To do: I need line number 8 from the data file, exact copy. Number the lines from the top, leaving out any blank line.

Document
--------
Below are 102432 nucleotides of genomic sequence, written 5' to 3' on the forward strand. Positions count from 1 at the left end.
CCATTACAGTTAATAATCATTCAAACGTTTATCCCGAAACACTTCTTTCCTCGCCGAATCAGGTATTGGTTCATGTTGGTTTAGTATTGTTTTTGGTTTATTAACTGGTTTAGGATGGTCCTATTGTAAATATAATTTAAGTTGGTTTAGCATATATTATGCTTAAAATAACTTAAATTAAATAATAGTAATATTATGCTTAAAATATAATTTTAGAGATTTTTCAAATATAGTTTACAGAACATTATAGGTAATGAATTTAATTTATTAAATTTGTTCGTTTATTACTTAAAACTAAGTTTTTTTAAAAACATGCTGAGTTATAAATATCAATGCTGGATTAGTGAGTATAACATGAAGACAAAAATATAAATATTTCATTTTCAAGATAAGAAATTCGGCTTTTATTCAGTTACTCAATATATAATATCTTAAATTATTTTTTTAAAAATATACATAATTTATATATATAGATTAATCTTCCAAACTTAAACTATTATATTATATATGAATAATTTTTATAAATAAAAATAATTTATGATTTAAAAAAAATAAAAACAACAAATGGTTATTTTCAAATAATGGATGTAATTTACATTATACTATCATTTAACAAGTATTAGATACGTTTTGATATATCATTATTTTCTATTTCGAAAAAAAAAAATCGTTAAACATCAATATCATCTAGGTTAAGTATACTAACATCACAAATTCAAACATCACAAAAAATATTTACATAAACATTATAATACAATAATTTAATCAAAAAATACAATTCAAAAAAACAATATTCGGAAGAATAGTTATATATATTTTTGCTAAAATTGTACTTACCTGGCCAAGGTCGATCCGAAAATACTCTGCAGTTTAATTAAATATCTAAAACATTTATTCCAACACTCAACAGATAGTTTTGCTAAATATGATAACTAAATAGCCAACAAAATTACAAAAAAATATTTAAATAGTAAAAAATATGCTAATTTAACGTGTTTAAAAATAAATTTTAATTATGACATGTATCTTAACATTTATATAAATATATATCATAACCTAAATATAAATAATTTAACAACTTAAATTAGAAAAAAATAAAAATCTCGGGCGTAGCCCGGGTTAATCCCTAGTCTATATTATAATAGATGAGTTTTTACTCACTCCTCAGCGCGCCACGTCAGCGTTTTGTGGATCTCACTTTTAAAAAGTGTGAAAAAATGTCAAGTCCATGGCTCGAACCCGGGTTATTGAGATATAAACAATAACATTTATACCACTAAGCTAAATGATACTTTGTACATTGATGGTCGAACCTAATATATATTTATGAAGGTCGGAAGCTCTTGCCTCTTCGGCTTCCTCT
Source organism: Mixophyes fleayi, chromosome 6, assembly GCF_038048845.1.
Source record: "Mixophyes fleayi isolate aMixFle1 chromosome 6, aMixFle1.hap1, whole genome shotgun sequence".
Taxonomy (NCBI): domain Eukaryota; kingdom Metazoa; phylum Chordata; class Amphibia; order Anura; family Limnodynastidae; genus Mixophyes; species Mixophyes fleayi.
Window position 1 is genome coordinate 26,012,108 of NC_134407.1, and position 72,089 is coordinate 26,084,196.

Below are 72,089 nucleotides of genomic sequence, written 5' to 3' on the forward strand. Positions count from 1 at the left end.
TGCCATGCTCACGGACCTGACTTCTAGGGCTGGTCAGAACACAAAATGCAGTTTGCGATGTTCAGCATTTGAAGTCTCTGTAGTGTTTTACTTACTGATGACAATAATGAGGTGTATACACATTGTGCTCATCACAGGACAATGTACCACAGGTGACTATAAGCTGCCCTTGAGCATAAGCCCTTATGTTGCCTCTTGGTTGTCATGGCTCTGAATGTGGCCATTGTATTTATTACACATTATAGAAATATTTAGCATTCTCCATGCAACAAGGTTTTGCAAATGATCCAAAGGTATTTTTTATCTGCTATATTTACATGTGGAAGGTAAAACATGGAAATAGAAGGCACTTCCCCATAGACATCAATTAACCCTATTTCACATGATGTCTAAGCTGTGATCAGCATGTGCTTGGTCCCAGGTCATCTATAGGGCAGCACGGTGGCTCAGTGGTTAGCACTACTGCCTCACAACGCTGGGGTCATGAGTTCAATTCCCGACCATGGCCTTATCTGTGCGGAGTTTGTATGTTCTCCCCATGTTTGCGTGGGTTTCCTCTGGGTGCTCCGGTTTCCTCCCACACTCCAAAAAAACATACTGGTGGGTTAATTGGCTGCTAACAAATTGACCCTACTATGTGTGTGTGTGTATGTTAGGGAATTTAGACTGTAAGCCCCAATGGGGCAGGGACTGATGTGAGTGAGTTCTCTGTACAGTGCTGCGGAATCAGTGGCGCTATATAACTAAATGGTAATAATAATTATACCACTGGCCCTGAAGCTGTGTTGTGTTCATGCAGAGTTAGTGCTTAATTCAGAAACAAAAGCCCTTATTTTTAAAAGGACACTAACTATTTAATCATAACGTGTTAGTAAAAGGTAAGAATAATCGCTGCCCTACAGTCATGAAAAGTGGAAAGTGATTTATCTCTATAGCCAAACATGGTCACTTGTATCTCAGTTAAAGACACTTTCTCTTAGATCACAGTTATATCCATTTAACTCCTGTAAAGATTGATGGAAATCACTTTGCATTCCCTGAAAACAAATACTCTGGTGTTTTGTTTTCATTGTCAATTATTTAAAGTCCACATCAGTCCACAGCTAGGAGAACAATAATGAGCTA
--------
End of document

TGCCATGCTCACGGACCTGACTTCTAGGGCTGGTCAGAACACAAAATGCAGTTTGCGATGTTCAGCATTTGAAGTCTCTGTAGTGTTTTACTTACTGATGACAATAATGAGGTGTATACACATTGTGCTCATCACAGGACAATGTACCACAGGTGACTATAAGCTGCCCTTGAGCATAAGCCCTTATGTTGCCTCTTGGTTGTCATGGCTCTGAATGTGGCCATTGTATTTATTACACATTATAGAAATATTTAGCATTCTCCATGCAACAAGGTTTTGCAAATGATCCAAAGGTATTTTTTATCTGCTATATTTACATGTGGAAGGTAAAACATGGAAATAGAAGGCACTTCCCCATAGACATCAATTAACCCTATTTCACATGATGTCTAAGCTGTGATCAGCATGTGCTTGGTCCCAGGTCATCTATAGGGCAGCACGGTGGCTCAGTGGTTAGCACTACTGCCTCACAACGCTGGGGTCATGAGTTCAATTCCCGACCATGGCCTTATCTGTGCGGAGTTTGTATGTTCTCCCCATGTTTGCGTGGGTTTCCTCTGGGTGCTCCGGTTTCCTCCCACACTCCAAAAAAACATACTGGTGGGTTAATTGGCTGCTAACAAATTGACCCTACTATGTGTGTGTGTGTATGTTAGGGAATTTAGACTGTAAGCCCCAATGGGGCAGGGACTGATGTGAGTGAGTTCTCTGTACAGTGCTGCGGAATCAGTGGCGCTATATAACTAAATGGTAATAATAATTATACCACTGGCCCTGAAGCTGTGTTGTGTTCATGCAGAGTTAGTGCTTAATTCAGAAACAAAAGCCCTTATTTTTAAAAGGACACTAACTATTTAATCATAACGTGTTAGTAAAAGGTAAGAATAATCGCTGCCCTACAGTCATGAAAAGTGGAAAGTGATTTATCTCTATAGCCAAACATGGTCACTTGTATCTCAGTTAAAGACACTTTCTCTTAGATCACAGTTATATCCATTTAACTCCTGTAAAGATTGATGGAAATCACTTTGCATTCCCTGAAAACAAATACTCTGGTGTTTTGTTTTCATTGTCAATTATTTAAAGTCCACATCAGTCCACAGCTAGGAGAACAATAATGAGCTA